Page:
Sententiae Jesus : gnomic sayings in the tradition of Jesus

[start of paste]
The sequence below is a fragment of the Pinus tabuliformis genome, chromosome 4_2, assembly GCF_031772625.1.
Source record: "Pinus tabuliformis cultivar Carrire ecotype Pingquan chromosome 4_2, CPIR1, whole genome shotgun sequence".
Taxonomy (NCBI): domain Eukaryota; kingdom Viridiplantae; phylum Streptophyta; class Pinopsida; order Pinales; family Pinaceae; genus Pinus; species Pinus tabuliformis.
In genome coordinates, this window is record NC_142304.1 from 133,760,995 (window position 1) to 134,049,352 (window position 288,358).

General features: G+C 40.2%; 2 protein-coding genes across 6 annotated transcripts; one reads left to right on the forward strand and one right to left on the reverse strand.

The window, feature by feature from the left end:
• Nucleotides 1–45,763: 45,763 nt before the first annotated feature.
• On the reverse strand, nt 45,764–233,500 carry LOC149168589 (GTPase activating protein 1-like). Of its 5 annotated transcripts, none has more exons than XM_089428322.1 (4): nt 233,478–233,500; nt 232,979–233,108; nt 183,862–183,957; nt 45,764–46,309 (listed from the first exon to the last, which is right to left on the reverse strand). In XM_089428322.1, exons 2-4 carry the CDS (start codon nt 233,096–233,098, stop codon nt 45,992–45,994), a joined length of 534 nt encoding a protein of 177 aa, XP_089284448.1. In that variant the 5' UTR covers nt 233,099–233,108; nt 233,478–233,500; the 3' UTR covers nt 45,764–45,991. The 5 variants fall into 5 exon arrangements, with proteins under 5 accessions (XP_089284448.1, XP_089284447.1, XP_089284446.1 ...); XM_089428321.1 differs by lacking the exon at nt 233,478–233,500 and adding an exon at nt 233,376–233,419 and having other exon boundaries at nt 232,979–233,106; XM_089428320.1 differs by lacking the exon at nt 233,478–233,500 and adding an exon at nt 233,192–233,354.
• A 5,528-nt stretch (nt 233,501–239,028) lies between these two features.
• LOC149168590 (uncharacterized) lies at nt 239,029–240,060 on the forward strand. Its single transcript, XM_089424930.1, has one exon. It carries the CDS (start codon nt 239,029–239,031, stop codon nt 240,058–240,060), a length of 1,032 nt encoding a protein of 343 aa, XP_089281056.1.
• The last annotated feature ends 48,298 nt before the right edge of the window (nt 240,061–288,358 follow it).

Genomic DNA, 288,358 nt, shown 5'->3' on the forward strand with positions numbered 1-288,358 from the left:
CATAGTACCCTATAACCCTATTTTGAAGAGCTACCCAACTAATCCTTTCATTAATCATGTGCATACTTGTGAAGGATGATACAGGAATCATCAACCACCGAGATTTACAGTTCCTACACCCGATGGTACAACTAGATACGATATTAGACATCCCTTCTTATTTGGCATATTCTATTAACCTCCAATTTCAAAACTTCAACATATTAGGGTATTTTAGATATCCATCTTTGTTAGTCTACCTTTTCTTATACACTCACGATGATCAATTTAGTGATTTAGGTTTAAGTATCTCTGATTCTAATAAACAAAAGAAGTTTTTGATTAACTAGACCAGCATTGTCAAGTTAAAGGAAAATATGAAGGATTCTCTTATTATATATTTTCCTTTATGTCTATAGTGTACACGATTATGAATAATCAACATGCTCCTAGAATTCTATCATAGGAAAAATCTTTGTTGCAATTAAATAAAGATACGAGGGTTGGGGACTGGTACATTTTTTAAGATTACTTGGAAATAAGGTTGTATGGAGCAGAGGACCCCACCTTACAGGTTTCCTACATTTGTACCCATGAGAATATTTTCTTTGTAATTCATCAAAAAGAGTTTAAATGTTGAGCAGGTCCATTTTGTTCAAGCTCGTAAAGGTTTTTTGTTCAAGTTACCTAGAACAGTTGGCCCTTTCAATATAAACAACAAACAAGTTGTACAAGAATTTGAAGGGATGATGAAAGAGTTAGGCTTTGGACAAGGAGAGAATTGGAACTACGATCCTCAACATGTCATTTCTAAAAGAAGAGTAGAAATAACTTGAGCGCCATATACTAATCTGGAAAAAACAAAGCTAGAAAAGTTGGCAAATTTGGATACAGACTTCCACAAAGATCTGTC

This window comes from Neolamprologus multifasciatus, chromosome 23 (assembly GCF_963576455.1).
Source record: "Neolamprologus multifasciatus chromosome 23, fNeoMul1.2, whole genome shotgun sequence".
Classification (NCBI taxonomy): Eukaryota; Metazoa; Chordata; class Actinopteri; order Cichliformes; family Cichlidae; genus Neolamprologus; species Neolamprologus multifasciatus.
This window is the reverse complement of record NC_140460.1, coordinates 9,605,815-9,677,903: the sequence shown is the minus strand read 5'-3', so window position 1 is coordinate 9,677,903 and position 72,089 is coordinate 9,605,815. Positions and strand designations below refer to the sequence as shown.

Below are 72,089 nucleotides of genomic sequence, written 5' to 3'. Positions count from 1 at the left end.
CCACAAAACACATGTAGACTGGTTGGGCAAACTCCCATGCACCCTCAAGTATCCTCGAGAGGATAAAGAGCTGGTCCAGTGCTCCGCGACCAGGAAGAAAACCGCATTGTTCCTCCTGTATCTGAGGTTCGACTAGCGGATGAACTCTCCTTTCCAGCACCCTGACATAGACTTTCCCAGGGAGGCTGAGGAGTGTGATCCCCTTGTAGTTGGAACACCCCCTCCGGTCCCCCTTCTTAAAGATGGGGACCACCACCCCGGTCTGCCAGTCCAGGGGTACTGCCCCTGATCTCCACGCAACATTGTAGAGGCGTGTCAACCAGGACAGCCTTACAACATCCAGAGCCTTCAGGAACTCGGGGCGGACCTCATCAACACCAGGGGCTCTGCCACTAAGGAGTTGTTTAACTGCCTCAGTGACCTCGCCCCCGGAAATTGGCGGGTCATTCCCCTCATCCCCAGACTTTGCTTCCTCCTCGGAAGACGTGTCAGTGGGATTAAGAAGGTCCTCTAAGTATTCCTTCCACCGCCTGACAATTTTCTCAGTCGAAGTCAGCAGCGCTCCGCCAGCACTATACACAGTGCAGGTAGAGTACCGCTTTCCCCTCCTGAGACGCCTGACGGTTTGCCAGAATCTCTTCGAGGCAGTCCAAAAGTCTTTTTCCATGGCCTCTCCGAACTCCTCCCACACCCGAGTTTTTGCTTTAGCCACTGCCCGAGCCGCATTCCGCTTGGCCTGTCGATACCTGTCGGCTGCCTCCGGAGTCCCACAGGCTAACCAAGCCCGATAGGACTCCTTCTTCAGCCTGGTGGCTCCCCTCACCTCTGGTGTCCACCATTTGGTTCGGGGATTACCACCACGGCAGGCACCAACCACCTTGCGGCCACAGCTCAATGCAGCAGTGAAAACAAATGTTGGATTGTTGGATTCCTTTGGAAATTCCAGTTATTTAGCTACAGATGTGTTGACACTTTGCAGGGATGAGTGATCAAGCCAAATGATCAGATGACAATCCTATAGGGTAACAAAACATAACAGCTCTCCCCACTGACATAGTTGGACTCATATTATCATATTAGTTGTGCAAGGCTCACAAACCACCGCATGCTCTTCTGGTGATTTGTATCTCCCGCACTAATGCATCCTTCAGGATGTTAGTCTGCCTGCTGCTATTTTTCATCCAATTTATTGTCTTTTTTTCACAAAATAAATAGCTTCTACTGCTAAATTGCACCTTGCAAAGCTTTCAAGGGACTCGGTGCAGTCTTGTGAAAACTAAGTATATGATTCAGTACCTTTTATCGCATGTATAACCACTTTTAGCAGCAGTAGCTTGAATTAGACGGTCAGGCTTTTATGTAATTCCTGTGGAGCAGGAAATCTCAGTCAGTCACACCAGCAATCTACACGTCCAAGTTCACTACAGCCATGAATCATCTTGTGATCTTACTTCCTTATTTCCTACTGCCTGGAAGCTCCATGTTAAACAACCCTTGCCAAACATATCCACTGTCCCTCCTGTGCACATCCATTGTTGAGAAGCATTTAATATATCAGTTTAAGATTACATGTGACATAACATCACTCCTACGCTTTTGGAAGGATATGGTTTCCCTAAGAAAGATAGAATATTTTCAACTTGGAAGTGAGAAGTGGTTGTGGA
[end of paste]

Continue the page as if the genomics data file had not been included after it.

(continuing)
This dissertation coordinates two problems which have hitherto resisted adequate synthesis: the form-critical problem of describing proverbial-sounding Synoptic sayings and the tradition-historical problem of assessing the rhetorical habits of Jesus and his immediate successors in oral tradition. The approach taken here to linking these qualifies not only form-critical assumptions of continuity between written forms - in Kleinliteratur - and identifies oral Sitze im Leben of mnemotechnical scholasticism, but also of the recent emphases on radical discontinuity between oral and writing modes of tradition. The connection proposed here between re-description of so- called Wisdom-sayings and oral traditional aspects of the gospels is in the Hellen educational category of gnome. Defined, exemplified and prescribed in basic Graeco-Roman educational texts as well as in technical, philosophical manuals of Rhetoric and in a rich collection-literature, gnome is superbly attested as an exercise in primary education, in all kinds of public-speaking and in cross-cultural (including Jewish) tradition. Moreover, Hellenistic cultivation of gnome primarily as a speech-type, indeed as a conversational means of argumentation in any Sitz im Leben, and only secondarily though still extensively as a literary technique makes it a particularly pertinent term of comparison for New Testament criticism. Recognizing gnomic continuity between oral and written Synoptic tradition allows discussion of the authenticity not only of individual sayings (on criteria of dissimilarity), but also collectively of the gnomic manner (on criteria of oral-literate continuity and multiple attestation): quite apart from the (in)authenticity of each gnome, gnomic style is central to Jesus' self-expression and earliest tradition. In this sense gnomai are a particularly valuable data-set for reassessing the critically controverted relationship between Jesus' rhetoric and law: in Synoptic tradition gnome is exploited suggestively as a non-legal means of addressing conventionally legal topics.